Over the past few years, there has been a series of high-profile lawsuits filed against pesticide manufacturers by plaintiffs who claim they developed a serious illness as a result of pesticide exposure. The first of these major lawsuits involved the pesticide glyphosate which is the active ingredient in Roundup, one of the most commonly used pesticides in the United States. Ultimately, thousands of plaintiffs filed suit, claiming that exposure to glyphosate caused them to develop non-Hodgkin’s lymphoma. Other pesticides have been the topic of similar lawsuits. Plaintiffs filed suit against the manufacturers of chlorpyrifos, alleging that exposure to the pesticide had resulted in neurological injuries. Most recently, plaintiffs have been filing claims against the manufacturers of paraquat, linking it to Parkinson’s disease.
As these lawsuits have grown in number, familiar patterns have emerged concerning the types of claims the plaintiffs bring. The cases are largely based on state common law violations, and the same claims appear repeatedly. This is the first post in a series that will explore the various legal claims that are commonly brought in pesticide injury cases. The series will discuss what those claims mean, how they have been treated by judges and juries so far, and why one of them has been appealed to the United States Supreme Court. This first post will provide an overview of the landscape of pesticide litigation that will be discussed in more detail in following posts. Understanding the background of these lawsuits gives context to the legal claims argued by the plaintiffs.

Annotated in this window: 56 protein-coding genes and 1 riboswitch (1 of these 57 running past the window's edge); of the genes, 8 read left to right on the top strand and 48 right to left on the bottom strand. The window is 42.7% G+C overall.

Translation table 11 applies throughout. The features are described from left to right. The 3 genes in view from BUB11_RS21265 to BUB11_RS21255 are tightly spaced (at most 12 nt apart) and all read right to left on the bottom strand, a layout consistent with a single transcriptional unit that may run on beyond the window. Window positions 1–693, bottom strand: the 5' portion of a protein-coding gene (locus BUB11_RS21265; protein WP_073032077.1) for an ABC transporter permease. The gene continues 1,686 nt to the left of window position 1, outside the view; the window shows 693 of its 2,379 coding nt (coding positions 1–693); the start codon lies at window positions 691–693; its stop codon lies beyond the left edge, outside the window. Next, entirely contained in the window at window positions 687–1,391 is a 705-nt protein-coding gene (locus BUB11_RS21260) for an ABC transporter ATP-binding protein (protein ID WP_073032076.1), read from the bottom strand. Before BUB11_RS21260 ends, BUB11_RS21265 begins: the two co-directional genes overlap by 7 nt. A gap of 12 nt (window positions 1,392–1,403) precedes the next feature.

The Importance of State Law Claims in Pesticide Litigation
All of the legal claims that will be discussed in this series are state common law claims. It is therefore important to understand what that means in the context of pesticide litigation.
Very simply, the state law claims raised by plaintiffs in pesticide injury lawsuits are legal arguments based in state common law. The system of common law in the United States was originally copied from English common law. When the American court system was first established, it adopted the then-existing common law of England as a starting point. As the court system in the United States matured, its common law evolved. Many states have since codified aspects of their common law systems.